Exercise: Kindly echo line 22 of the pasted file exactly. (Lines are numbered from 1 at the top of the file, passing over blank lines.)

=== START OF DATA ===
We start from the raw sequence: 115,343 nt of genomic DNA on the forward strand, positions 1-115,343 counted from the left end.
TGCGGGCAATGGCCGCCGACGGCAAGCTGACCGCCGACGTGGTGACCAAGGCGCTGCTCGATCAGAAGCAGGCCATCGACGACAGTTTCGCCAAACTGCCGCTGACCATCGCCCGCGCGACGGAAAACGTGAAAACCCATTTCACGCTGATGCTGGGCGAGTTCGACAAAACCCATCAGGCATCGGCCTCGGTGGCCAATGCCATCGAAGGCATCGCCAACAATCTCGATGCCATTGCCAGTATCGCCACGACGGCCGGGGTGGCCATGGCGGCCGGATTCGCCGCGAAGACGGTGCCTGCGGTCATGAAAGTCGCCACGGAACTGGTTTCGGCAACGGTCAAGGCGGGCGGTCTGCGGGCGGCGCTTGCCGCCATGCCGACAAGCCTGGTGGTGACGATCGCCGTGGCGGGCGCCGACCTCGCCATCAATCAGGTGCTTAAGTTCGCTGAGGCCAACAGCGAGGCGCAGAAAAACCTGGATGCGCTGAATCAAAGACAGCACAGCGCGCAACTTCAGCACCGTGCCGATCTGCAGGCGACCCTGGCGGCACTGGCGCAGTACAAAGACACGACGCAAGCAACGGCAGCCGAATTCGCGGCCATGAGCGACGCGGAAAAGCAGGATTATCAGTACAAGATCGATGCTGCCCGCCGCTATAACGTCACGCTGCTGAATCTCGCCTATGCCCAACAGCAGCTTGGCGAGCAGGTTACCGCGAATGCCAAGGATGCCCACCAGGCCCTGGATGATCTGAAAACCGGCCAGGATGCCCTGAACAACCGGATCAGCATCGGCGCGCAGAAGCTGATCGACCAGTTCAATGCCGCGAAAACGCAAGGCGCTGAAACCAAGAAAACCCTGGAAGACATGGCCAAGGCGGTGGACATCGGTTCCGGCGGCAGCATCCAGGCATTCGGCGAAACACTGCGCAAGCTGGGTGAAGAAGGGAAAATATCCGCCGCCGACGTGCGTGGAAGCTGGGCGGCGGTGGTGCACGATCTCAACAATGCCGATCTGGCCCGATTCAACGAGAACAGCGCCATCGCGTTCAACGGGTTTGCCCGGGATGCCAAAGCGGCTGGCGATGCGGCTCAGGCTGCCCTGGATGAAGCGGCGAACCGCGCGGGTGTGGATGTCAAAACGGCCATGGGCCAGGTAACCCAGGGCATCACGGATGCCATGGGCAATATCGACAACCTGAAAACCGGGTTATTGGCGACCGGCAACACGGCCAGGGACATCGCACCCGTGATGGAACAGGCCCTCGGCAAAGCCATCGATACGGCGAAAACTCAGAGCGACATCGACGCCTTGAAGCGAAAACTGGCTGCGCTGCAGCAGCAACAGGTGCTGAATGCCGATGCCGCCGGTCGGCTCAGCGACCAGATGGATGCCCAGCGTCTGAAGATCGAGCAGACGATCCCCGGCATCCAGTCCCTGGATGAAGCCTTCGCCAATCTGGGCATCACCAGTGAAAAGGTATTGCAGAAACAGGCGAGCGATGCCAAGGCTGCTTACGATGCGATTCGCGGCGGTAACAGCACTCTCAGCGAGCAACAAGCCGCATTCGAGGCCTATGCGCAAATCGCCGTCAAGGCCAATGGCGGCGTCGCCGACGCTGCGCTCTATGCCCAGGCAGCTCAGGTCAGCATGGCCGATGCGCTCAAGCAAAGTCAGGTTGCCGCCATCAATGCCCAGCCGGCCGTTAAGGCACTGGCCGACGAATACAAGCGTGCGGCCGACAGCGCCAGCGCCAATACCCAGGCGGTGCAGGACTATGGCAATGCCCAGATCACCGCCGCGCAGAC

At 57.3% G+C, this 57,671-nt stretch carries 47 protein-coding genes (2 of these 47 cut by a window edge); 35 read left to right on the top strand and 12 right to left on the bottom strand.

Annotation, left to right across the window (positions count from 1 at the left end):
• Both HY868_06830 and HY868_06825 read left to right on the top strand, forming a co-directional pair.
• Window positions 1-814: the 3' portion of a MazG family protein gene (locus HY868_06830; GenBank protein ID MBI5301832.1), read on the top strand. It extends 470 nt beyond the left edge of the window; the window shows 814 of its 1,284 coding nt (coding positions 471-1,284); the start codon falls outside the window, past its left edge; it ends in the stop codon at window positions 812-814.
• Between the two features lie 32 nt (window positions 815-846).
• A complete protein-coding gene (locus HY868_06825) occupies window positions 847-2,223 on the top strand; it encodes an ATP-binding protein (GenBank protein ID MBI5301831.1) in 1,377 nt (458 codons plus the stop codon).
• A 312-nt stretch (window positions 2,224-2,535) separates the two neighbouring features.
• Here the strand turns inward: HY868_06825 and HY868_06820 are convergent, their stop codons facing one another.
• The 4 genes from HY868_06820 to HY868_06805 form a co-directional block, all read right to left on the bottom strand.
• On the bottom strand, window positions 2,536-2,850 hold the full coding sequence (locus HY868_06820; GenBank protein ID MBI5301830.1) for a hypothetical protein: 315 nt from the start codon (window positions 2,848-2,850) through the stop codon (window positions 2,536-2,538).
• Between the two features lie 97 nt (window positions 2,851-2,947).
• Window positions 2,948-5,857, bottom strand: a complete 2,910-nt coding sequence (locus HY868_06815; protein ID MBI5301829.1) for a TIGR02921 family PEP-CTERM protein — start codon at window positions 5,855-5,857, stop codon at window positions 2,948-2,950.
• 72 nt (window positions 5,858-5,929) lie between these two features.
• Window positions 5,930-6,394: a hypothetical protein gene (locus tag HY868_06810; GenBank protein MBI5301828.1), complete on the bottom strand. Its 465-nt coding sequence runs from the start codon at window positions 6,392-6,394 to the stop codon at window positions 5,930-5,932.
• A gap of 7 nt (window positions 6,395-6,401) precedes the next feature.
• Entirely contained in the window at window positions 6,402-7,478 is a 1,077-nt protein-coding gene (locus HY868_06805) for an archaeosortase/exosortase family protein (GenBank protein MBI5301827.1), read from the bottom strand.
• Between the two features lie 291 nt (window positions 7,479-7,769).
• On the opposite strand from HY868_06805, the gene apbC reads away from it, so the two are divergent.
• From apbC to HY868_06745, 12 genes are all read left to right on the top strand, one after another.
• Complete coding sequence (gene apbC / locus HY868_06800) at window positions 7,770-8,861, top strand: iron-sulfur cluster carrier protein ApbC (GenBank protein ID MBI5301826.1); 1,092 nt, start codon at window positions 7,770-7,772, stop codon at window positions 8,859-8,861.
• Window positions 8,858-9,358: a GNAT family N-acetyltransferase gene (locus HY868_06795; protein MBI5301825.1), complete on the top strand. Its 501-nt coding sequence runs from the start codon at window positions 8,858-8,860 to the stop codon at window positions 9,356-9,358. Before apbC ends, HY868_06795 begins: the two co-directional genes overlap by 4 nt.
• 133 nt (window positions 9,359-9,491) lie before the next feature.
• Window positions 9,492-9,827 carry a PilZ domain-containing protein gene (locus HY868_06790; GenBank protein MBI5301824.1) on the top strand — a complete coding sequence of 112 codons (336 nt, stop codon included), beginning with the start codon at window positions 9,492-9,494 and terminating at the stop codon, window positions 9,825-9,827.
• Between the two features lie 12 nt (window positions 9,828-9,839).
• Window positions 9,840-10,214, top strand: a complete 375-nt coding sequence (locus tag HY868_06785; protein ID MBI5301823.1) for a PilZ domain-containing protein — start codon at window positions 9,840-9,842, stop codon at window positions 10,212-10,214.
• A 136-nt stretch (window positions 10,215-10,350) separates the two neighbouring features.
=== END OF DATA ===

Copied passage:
• Complete coding sequence (gene apbC / locus HY868_06800) at window positions 7,770-8,861, top strand: iron-sulfur cluster carrier protein ApbC (GenBank protein ID MBI5301826.1); 1,092 nt, start codon at window positions 7,770-7,772, stop codon at window positions 8,859-8,861.